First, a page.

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Tuesday, 16 August 2016

45RPM: #96 Last Train To Clarksville - The Monkees (1966)

Last Train To Clarksville / Take A Giant Step - The Monkees
Colgems #1001
Produced by Tommy Boyce and Bobby Hart
Released 16th August 1966
US Chart #1
UK Chart #23


A-Side


B-Side

In the age in which we are now living there has been a constant snubbing of the nose toward Manufactured Pop Music that has come out of shows like X Factor, The Voice and American Idol and some of the displeasure is valid. But what people forget is that in one sense there has always been "Manufactured Pop Music" going right back to the 1950s and especially in the Sixties.

Davy Jones had already been recruited and so on September 8–10, 1965, Daily Variety and The Hollywood Reporter ran an ad to cast the remainder of the band/cast members for the TV show:
Madness!! Auditions. Folk & Roll Musicians-Singers for acting roles in new TV series. Running Parts for 4 insane boys, age 17-21. Want spirited Ben Frank's types. Have courage to work. Must come down for interview.

Out of 437 applicants, the other three chosen for the cast of the TV show were Michael Nesmith, Peter Tork and Micky Dolenz. Nesmith had been working as a musician since early 1963 and had been recording and releasing music under various names, including Michael Blessing and "Mike & John & Bill" and had studied drama in college; contrary to popular belief, of the final four, Nesmith was the one member who actually saw the ad in the Daily Variety and The Hollywood Reporter. Tork, the last to be chosen, had been working the Greenwich Village scene as a musician, and had shared the stage with Pete Seeger; he learned of The Monkees from Stephen Stills, whom Rafelson and Schneider had rejected. Dolenz was an actor (his father was veteran character actor George Dolenz) who had starred in the TV series Circus Boy as a child, using the stage name Mickey Braddock, and he had also played guitar and sung in a band called the Missing Links before The Monkees, which had recorded and released a very minor single, "Don't Do It". By that time he was using his real name; he found out about The Monkees through his agent.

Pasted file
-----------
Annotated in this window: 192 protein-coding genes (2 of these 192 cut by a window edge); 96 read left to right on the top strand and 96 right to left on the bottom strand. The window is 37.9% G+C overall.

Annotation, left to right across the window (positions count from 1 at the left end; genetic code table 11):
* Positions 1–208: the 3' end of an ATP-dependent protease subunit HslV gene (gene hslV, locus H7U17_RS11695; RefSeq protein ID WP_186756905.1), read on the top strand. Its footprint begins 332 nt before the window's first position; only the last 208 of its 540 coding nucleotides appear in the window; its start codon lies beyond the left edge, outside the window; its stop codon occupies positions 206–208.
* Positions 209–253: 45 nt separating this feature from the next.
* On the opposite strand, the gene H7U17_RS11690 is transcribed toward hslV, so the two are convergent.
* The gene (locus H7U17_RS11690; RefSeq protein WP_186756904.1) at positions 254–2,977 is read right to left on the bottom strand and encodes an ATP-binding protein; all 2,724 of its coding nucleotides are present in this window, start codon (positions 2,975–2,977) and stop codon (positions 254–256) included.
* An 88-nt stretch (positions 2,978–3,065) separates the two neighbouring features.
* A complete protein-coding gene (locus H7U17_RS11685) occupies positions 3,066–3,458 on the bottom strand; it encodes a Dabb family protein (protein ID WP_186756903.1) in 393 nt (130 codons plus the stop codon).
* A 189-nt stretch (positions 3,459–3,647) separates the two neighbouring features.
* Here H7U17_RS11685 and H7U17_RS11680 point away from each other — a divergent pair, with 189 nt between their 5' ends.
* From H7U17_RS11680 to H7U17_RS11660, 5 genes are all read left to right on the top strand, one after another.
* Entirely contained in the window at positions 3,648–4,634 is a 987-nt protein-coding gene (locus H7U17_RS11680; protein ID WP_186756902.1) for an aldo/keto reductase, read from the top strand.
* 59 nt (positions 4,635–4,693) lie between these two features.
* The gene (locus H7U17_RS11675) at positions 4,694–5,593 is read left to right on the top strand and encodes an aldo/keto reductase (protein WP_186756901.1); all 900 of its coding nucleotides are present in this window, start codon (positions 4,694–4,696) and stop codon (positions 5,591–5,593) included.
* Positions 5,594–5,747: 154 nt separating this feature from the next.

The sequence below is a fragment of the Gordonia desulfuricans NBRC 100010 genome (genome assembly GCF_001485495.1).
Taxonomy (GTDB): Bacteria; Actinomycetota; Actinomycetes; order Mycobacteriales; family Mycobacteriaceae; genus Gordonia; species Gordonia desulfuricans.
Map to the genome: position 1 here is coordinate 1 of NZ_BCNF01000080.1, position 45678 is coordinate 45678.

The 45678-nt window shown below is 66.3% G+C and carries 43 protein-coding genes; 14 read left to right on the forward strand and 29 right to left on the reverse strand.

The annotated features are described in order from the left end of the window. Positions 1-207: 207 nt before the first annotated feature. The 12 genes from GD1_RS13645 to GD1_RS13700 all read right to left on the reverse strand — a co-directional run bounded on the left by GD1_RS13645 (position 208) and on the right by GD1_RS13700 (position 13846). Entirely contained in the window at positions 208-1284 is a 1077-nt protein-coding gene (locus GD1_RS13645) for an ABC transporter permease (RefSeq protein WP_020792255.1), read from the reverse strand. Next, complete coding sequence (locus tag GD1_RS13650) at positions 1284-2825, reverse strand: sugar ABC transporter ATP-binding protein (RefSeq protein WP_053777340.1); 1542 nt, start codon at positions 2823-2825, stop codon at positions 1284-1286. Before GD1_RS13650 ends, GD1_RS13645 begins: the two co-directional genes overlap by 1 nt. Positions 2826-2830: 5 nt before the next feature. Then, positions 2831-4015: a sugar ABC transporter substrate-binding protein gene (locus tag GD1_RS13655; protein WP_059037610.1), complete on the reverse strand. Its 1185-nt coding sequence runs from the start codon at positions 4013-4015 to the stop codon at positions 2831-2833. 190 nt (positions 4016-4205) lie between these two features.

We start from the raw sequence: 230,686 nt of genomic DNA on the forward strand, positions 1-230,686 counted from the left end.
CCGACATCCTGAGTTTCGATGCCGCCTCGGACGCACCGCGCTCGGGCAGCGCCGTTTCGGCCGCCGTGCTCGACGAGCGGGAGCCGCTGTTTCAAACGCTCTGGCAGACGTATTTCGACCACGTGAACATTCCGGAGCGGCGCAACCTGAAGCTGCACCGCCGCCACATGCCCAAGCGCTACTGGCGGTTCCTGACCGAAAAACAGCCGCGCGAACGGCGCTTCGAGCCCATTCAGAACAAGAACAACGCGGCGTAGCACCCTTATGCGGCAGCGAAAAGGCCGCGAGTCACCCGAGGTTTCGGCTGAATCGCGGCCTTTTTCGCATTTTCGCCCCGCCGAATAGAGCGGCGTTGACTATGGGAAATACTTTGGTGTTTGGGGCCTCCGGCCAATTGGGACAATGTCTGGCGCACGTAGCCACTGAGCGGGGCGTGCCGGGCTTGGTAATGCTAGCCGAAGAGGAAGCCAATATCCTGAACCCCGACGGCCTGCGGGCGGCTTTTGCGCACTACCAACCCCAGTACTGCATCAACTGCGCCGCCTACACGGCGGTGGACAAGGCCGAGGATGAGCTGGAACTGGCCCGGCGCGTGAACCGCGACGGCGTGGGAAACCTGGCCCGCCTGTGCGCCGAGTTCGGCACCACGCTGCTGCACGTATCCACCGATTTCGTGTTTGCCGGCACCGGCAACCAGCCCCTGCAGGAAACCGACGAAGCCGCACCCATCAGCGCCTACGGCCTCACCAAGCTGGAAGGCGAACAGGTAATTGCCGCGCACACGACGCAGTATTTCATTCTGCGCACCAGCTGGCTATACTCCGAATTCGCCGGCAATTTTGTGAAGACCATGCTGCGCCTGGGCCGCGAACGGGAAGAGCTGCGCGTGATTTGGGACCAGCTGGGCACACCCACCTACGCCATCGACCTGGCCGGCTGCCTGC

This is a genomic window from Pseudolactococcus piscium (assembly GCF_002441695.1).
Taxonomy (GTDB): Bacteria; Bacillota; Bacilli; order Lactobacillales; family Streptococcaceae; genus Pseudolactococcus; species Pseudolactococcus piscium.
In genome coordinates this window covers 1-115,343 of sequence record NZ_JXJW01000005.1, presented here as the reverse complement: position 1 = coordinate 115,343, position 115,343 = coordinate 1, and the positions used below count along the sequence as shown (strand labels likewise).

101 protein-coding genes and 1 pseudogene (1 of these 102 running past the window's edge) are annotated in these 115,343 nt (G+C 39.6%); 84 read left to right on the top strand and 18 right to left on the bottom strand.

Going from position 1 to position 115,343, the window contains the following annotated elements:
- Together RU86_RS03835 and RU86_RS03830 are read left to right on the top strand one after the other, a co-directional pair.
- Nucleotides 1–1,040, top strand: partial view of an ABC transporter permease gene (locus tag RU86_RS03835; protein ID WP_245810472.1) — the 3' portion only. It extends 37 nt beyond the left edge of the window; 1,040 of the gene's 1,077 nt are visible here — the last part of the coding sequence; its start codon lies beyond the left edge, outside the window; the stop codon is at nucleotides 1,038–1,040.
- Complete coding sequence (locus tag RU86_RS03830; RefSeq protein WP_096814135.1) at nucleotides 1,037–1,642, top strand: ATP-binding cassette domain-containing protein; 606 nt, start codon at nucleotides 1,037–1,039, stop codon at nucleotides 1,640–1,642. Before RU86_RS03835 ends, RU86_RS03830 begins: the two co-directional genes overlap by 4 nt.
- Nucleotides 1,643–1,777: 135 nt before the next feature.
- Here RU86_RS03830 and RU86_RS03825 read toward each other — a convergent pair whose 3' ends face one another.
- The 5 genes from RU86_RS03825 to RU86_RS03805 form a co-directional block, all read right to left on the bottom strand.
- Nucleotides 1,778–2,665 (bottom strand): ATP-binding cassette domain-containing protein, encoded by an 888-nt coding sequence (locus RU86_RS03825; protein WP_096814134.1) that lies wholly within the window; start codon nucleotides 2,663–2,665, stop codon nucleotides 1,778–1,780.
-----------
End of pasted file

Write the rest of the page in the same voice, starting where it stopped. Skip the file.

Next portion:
On this day in 1966 the Debut Single by The Monkees was released and the rest as they say is history. They had four #1 albums between 1966-67, 6 Top Ten Singles between 1966-67 (which included 3 #1's - Last Train To Clarksville, I'm A Believer and Daydream Believer).

The Monkees are still on the go 50 years later having released what I think is one of the albums of the year in Good Times.

So much for Manufactured Pop Music not staying the course!

Dedicated to my mate Ralph!
He's still waiting for The Monkees to come down his street!
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